The Cyclades are a group of Greek islands situated southeast of the Greek mainland and north of the island of Crete. Consisting of some 220 islands, they are among several island groups that create the Aegean Archipelago, a popular sailing destination. Their name, the Cyclades (kyklos – circle), refers to the islands around the sacred island of Delos. The biggest and most famous of them are Delos, Naxos, Ios, Kea, Kythnos, Paros, Antiparos, Mykonos and Thera (better known as Santorini), and many more.
The inhabitants of bigger islands have been growing grapes and olives, keeping sheep and goats or fishing in the Aegean Sea for many generations. Their traditional lifestyle is nowadays more oriented towards tourism, which is most visible when visiting local taverns, marketplaces and souvenir shops.
Smaller islands are not inhabited, but are worth sailing around, as you can catch glimpses of their splendid golden beaches, white rocky slopes and valleys. Island hopping and route planning should be done according to the beam winds and the specific northerly Meltemi wind, a local name of the wind that blows daily throughout the whole summer season.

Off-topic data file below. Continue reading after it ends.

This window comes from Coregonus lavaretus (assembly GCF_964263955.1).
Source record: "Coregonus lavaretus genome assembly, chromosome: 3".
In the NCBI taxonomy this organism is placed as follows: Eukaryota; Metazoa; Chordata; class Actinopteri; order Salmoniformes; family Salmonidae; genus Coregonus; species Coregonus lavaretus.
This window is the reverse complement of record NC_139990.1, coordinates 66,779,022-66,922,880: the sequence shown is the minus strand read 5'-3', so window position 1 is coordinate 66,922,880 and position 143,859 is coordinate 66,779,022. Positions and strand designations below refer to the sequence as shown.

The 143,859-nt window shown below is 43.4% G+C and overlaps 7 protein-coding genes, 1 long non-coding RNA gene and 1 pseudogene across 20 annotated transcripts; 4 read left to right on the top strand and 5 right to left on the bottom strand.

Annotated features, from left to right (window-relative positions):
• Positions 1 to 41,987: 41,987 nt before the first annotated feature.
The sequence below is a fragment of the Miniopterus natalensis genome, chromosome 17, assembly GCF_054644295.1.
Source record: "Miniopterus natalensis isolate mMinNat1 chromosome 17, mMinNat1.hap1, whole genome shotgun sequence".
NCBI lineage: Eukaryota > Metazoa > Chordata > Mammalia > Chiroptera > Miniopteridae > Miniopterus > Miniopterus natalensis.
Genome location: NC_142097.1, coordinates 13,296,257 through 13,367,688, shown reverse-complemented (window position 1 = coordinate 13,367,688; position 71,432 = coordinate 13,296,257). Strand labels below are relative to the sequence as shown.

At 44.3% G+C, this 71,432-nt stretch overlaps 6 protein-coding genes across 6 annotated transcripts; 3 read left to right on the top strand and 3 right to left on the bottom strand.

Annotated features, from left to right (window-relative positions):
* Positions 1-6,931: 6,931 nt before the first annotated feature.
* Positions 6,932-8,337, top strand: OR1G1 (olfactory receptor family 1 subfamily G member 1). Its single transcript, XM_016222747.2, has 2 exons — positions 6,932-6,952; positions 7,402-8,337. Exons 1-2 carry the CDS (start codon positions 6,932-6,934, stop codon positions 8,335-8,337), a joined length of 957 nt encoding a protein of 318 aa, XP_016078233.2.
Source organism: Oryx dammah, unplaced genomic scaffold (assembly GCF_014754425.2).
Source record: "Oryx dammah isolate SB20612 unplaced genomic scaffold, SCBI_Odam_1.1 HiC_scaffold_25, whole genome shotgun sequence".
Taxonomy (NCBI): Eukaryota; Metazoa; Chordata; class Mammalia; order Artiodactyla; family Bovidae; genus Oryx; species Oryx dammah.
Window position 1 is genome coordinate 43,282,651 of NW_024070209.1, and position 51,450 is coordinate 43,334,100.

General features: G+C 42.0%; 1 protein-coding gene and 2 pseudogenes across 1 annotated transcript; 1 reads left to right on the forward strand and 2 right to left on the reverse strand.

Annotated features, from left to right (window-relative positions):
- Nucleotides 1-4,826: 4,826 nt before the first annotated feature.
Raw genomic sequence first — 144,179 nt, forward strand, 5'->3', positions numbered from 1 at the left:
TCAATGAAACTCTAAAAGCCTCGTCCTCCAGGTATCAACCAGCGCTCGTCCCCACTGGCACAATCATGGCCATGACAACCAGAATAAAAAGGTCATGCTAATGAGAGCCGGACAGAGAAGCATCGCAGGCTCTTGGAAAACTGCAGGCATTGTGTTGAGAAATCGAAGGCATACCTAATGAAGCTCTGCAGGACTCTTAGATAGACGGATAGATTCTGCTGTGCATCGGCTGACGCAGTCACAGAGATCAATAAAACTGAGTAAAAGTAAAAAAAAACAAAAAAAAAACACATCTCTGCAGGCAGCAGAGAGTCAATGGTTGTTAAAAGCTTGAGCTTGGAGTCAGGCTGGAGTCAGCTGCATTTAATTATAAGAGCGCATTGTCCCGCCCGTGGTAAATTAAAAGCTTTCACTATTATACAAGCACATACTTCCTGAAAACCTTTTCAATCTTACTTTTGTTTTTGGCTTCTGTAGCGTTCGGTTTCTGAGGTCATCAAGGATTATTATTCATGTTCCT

Once you have reached the Cyclades, the distances range from 7-10 miles to 16-20 miles hops, depending on the desired route. The famous landscape of Greek islands displaying white square houses with blue rooftops can be seen at the Cyclades.
Anchoring in this area is the most common way to visit the shore. You must be extra careful due to the muddy seafloor and the shifting wind in the evening and dawn, since the Cyclades are not protected by any mainland. Night shifts at the anchor are a must in this sailing area.
You have to sail some 50-60 miles, depending on your starting base position, to reach the Cyclades from the Greek mainland. A rather long journey on a charter yacht offers the opportunity to observe and enjoy the natural beauty of the islands and the sea.
I wish you a calm sea, a fine wind and a strong mast!